The Great Mouse Detective
Released: July 2, 1986
Watched: July 11, 2015
Alright alright, I am falling way behind again. Several weeks ago I watched The Great Mouse Detective. This is one movie that I vaguely remember watching when I was a child, but it wasn't especially my favorite. It was a pretty fresh viewing for me, and I liked it.
The Great Mouse Detective is based on the Basil of Baker Street book series, by Eve Titus and illustrated by Paul Galdone, which in turn were based loosely on the Sherlock Holmes stories. The series consists of five books, published between 1958 to 1982. I've never read the stories, but it seems that the movie was fairly faithful to the books. The characters are more or less the same, just set into a new mystery.
Production on this film began when Ron Clements and John Musker stopped working on The Black Cauldron, and instead decided to begin to adapt a new film. The previous head of Disney Ron W. Miller had been a supporter of the film, but when Michael Eisner took over as CEO in 1984 the film lost a lot of support (something several more films would see from Eisner in the next two decades). Eisner slashed the $24 million budget down to $10 million, making the film even more of a challenge. Fun fact, Eisner also was the one who shot down the title "Basil of Baker Street" because he thought a generic name like "Great Mouse Detective" would sell better to Americans. Who knows.
The slashed budget was a problem, but a solution was found with computers. This was the first Disney film to use computers to sketch layouts, as well as using digital cameras for animation testing. Cutting down on physical tools and materials saved a lot of the cost.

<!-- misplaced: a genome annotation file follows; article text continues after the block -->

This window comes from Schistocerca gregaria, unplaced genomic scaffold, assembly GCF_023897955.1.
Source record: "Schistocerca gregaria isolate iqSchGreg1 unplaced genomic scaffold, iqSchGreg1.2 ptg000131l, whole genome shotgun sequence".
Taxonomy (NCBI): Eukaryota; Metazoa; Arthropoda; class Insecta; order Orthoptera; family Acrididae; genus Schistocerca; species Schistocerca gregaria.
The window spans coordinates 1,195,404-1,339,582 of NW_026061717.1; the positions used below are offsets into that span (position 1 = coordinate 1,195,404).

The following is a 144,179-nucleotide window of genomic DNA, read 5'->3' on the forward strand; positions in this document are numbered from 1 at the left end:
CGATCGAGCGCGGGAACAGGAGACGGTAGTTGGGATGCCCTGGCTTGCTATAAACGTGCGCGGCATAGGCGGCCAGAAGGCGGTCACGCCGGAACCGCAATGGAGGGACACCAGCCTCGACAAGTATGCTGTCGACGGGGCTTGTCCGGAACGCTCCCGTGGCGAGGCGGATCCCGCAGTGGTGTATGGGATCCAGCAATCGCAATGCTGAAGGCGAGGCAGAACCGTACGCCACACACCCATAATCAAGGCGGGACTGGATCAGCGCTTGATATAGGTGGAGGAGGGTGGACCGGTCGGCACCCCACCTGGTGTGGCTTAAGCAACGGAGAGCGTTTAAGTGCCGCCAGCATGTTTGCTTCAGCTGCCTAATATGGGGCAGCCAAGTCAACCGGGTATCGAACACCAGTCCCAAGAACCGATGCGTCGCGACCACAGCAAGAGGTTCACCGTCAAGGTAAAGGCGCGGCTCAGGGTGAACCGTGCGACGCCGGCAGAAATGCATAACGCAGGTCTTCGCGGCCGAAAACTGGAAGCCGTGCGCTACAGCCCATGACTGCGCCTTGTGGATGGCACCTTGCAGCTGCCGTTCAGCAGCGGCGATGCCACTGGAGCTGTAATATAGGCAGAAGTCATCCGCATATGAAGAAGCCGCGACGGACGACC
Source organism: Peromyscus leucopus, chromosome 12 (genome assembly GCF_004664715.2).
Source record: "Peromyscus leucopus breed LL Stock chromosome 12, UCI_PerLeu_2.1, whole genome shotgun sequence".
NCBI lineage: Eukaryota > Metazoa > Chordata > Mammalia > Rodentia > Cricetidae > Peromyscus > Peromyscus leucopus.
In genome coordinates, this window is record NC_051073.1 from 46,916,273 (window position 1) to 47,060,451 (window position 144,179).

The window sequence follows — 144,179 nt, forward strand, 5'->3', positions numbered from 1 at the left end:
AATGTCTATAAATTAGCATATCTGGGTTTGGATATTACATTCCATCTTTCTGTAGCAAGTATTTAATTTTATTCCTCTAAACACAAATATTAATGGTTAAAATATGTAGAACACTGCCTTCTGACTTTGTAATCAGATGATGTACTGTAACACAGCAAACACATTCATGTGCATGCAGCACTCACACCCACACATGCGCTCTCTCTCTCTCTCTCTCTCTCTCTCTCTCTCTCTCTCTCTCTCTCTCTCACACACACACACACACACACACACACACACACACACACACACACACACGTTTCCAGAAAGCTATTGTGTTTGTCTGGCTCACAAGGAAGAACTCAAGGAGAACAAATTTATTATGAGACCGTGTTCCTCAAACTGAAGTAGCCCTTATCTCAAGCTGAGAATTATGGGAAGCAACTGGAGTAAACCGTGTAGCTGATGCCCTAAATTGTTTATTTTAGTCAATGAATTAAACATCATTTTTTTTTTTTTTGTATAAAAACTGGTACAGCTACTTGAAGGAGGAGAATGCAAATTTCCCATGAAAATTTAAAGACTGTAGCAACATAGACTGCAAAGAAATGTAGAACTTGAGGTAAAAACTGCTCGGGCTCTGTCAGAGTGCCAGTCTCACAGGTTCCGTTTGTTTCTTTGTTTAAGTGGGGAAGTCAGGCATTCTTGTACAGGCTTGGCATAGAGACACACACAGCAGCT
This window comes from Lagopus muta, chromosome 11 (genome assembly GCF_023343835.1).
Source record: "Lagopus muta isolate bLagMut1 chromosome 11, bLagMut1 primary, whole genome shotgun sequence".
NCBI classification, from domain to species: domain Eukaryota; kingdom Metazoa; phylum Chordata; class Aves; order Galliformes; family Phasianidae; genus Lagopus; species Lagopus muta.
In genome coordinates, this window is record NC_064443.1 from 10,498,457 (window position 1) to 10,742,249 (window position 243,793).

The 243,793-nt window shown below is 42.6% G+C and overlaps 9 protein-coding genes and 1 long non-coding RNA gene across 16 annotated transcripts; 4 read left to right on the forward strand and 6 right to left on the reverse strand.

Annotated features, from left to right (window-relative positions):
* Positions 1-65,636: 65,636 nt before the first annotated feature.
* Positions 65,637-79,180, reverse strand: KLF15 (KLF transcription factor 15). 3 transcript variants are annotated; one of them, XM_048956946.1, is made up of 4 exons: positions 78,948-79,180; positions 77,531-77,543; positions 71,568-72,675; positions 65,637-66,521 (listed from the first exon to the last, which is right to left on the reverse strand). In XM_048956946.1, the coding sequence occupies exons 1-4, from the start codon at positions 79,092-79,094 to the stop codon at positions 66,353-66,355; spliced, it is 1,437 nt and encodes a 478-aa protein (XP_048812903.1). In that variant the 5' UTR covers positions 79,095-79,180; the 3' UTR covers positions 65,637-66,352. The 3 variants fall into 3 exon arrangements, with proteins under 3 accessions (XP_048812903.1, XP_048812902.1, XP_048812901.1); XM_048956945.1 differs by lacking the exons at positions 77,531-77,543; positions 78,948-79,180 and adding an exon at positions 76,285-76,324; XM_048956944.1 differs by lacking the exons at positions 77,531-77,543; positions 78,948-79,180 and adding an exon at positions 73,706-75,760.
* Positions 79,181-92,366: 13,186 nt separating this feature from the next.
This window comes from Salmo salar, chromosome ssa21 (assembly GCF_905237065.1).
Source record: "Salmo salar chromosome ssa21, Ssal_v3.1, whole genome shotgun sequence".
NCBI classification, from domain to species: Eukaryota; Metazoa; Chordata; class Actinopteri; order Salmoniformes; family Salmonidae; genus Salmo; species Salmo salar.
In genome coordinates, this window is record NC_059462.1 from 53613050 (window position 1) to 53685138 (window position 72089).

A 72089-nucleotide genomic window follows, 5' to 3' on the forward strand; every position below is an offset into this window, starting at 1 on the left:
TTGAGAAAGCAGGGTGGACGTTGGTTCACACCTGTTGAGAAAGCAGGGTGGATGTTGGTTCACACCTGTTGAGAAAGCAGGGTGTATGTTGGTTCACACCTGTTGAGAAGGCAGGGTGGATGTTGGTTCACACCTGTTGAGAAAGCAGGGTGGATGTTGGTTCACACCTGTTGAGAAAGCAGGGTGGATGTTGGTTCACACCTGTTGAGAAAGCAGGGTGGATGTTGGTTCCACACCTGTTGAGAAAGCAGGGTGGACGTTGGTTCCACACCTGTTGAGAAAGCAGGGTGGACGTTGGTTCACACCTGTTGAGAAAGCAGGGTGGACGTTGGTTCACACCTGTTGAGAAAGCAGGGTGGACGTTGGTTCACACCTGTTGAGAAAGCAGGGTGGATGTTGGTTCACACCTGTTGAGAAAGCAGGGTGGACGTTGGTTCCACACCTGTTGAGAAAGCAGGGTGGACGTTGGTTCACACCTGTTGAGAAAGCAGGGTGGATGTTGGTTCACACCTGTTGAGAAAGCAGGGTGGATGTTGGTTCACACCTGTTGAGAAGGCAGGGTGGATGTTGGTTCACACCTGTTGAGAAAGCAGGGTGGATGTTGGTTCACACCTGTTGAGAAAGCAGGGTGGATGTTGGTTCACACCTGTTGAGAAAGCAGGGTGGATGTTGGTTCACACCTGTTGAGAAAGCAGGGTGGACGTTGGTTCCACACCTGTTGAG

This also is arguably the first Disney movie to animate using CGI (The Black Cauldron was the first released, but the CGI scene in The Great Mouse Detective was the first animated). An important climaxing scene of the film takes place in a clock tower where the hero and villain face off. The interior of the clock tower is filled with gears which were produced digitally, printed, and then traced over to add the characters and colors. The gears are a very simple, unchanging shape to generate but the outcome is pretty powerful. The clock gears contrast with the fluid styles and movements of the characters in a really cool way. I'm going to actually link 2 videos in this post, because this scene is important.
The film was received fairly well critically, but was nothing groundbreaking. It also was a moderate financial success, and the cut budget did help the film to gain a pretty good profit. The film did a good job of making up for the failure that The Black Cauldron had been, and provided some more faith in the Disney animation department.
Overall I felt that this movie was pretty good but not one of my favorites, although I do definitely have a soft spot for mouse movies. The characters are pretty entertaining and heartwarming, and the animation and art style is awfully pleasing to look at.
My favorite scene was probably the showdown in the toy store, but because I can't find it, here is one of the most memorable scenes (and a huge fan favorite), the bar showgirl song.
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